I was very happy when I heard she always had big support from her family and friends because, unfortunately, not everyone does. “Maybe that’s the reason why I’m so open and don’t feel weird talking about it. If I meet new people, and they don’t agree with it or something, I just know that’s not the type of person for me. I feel sad that some people don’t feel comfortable in their homes to talk about it and that they can’t be themselves. In my opinion, that’s the biggest problem you can have.”

 

Although, there was a situation where some guy gave her a weird look after she told him she has a girlfriend. She was shocked because she didn’t experience it before and started to wonder... “I was a bit uncomfortable in that situation and I thought maybe more people will react like that if I tell them. I remember that reaction sometimes, but I don’t think it changed anything. I still don’t hide it from people, but I do think about if a person is someone who needs to know. In case they don’t, and they feel like someone who might have weird comments, I’m going to shield myself from them and just not talk about it or just go around the topic.”

Polaroid picture
She felt she could safely express herself in Poland

Laura’s advice for any LGBTQI+ community member who would like to go on mobility but is insecure would be: “The Erasmus lifestyle is very different from being at home, and you feel a lot freer. I really had no fear and I think that people shouldn’t hide it. Don’t hide your true self unless it’s really important to be safe, or you don’t feel well in a situation. Generally, especially on an exchange, when I show it to people, they get used to it like everything else. People were weirded out with electronics when the technology started getting better but now everyone is used to it, even older people are using phones and stuff. I think the more you talk about it, not in a way of putting that in the centre of attention but just including it in the conversation, the more it becomes like any other normal topic.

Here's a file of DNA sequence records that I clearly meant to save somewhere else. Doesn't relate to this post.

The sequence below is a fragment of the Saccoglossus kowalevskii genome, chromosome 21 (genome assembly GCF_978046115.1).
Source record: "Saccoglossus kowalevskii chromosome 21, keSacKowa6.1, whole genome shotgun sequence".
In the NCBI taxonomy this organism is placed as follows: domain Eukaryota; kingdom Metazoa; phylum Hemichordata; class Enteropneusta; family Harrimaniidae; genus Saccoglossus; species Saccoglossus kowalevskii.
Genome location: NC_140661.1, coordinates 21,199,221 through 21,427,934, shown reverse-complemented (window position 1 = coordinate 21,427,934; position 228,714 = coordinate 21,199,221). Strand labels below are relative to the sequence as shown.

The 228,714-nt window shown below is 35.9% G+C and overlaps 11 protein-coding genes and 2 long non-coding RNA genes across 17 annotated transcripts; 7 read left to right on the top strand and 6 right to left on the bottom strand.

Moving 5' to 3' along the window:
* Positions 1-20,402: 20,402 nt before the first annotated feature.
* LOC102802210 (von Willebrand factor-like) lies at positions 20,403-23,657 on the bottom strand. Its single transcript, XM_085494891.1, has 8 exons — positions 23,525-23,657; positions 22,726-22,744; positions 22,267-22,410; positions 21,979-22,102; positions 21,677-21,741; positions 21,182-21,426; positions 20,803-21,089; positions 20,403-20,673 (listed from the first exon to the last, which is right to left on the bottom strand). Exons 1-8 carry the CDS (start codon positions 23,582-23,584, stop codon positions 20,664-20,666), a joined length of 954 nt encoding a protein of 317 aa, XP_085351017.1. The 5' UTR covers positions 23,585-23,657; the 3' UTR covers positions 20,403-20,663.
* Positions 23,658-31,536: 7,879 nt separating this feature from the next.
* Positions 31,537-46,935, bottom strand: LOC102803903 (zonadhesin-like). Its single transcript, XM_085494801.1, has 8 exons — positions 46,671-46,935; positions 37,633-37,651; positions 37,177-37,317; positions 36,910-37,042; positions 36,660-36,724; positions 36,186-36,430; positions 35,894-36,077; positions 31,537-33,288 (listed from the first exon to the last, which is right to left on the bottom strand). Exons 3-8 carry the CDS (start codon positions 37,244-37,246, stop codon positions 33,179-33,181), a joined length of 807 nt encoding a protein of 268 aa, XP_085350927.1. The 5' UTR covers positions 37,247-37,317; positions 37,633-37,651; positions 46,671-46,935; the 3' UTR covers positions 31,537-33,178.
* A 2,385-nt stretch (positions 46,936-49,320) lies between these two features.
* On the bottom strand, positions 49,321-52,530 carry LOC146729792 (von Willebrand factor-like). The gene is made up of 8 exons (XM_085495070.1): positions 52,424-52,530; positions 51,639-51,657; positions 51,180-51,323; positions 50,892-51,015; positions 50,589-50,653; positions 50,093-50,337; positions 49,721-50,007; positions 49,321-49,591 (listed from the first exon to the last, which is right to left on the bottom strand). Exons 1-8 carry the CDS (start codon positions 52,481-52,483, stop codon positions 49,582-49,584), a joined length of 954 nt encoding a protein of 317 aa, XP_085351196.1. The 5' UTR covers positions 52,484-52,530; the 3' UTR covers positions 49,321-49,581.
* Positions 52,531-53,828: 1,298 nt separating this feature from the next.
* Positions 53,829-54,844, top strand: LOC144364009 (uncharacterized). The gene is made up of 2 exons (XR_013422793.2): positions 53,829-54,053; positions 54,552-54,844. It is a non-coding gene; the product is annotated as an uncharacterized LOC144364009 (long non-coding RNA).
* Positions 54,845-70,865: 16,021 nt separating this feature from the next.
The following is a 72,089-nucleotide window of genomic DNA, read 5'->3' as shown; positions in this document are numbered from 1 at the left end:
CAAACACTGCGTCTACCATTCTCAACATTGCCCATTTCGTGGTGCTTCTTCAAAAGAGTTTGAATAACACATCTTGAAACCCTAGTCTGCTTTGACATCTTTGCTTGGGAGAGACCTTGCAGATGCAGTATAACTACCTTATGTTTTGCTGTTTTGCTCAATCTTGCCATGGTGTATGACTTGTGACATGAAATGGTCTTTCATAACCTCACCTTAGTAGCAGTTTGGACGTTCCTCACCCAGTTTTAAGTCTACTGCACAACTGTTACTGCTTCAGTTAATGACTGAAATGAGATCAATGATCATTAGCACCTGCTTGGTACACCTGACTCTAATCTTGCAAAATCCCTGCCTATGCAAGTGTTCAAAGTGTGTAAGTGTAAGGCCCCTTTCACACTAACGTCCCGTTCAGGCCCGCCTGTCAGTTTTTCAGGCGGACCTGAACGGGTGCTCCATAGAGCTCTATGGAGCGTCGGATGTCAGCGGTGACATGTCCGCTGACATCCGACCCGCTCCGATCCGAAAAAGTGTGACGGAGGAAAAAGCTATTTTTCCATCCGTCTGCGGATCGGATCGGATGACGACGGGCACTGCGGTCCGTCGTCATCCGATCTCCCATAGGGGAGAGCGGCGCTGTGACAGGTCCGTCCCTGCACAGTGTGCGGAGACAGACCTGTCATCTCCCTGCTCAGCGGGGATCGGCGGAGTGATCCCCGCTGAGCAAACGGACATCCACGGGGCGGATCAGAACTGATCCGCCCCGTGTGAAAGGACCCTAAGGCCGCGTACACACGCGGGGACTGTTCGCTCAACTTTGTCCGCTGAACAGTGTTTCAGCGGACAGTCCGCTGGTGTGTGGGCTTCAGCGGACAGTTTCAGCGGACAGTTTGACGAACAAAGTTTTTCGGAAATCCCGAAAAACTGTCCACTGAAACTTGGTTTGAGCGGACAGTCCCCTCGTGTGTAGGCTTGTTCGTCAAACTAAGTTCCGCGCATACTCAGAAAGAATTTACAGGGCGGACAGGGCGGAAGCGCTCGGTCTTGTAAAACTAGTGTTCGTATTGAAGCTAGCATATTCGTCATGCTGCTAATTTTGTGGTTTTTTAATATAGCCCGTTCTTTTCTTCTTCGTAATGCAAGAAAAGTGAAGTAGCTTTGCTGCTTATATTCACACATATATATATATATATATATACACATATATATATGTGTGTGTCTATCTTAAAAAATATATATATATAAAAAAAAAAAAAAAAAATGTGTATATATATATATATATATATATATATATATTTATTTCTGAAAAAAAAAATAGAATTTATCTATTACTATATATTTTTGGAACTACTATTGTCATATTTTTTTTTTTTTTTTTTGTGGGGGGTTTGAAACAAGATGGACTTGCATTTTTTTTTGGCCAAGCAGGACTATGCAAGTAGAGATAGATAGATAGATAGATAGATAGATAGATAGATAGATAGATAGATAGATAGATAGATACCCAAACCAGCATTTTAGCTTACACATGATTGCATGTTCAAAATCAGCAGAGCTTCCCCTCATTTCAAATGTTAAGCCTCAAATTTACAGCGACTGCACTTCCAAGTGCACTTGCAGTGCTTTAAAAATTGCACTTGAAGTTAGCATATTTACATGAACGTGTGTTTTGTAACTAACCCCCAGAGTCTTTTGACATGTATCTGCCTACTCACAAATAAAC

In the end, there are always more similarities that we can choose to unite us, rather than letting differences separate us. This is exactly what a student exchange or any kind of mobility is here for -  to teach and show us how to celebrate diversity, which is never a disadvantage, only a power of the Erasmus Generation. I am leaving you with Laura’s words, hoping they will give courage to the ones who need it or just a smile on their face to anyone who reads this piece: “When I was sad one day I started making this note, and then I forgot about it. It was ‘Things to look forward to’ and the only thing on the list was ‘Erasmus’. I found it about a year later while there was nothing else to look forward to. Now, finally, I’m going, and I made it happen. What am I going to do now that it’s over? Now I’m looking forward to visiting my Erasmus friends in their home countries!”